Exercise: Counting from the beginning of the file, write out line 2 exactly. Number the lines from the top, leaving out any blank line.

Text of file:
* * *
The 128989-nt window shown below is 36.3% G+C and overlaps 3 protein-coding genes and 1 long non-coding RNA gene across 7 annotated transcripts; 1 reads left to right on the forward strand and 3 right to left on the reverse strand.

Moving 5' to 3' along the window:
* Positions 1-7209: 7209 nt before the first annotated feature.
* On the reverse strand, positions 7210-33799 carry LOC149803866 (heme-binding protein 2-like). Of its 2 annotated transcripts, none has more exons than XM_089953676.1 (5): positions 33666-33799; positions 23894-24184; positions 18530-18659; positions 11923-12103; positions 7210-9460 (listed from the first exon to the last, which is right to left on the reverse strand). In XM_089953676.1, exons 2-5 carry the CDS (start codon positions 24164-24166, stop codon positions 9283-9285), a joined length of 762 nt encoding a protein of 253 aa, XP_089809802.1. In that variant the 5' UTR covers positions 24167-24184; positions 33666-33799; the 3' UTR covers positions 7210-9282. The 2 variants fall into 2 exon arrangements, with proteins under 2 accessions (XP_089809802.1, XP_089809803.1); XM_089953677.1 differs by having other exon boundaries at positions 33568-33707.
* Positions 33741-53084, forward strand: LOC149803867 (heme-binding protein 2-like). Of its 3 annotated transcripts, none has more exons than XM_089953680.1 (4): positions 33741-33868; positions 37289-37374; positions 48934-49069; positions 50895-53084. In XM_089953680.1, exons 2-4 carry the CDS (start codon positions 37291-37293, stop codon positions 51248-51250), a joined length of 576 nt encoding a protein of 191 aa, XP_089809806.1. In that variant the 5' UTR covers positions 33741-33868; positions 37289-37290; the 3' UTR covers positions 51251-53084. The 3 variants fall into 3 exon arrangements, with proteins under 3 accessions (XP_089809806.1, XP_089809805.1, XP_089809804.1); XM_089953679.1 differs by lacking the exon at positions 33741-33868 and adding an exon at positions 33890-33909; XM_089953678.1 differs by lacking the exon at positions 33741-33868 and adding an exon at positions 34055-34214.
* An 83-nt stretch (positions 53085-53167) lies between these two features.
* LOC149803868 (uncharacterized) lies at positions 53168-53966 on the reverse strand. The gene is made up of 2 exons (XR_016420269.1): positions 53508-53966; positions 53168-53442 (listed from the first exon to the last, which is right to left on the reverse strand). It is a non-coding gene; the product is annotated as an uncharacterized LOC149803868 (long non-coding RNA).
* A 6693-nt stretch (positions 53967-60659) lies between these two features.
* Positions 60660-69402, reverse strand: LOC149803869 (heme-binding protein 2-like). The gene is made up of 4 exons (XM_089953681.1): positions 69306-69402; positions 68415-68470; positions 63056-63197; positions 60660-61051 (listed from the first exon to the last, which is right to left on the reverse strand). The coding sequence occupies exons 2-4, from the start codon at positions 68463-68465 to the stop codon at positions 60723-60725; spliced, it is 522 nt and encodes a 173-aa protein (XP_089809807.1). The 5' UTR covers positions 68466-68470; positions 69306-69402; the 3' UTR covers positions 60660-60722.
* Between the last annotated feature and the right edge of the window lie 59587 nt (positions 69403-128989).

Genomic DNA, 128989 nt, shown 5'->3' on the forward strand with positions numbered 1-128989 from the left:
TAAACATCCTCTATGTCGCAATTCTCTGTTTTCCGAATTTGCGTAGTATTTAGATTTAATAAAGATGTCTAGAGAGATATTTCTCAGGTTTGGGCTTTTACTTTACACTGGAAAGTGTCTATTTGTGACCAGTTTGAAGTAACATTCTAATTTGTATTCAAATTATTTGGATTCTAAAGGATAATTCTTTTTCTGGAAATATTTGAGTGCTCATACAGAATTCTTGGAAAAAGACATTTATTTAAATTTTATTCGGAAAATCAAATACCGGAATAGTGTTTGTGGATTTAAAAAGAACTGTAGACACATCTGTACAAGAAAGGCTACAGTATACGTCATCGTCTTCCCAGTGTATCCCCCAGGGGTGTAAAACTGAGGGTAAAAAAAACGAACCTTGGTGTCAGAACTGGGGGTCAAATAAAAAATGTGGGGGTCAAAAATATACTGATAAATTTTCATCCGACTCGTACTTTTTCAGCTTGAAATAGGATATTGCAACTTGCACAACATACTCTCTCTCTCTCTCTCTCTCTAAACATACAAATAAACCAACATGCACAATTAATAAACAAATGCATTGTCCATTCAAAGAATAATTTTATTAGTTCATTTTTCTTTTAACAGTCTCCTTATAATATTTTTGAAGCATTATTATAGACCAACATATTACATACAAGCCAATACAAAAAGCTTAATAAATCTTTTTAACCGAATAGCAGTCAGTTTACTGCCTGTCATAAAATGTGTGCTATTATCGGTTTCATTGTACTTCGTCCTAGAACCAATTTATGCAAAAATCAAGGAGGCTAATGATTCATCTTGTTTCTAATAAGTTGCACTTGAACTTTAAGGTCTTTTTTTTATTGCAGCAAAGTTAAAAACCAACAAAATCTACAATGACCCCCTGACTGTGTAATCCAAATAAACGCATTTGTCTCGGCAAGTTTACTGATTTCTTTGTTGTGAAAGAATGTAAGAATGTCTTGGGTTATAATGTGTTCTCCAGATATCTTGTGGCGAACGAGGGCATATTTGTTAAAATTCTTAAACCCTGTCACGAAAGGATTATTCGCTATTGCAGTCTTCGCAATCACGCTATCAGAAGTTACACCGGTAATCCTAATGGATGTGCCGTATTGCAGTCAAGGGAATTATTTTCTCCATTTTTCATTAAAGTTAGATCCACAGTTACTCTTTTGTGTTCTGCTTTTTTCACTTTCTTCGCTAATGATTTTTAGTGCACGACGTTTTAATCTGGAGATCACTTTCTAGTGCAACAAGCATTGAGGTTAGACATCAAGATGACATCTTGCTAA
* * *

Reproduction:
Moving 5' to 3' along the window: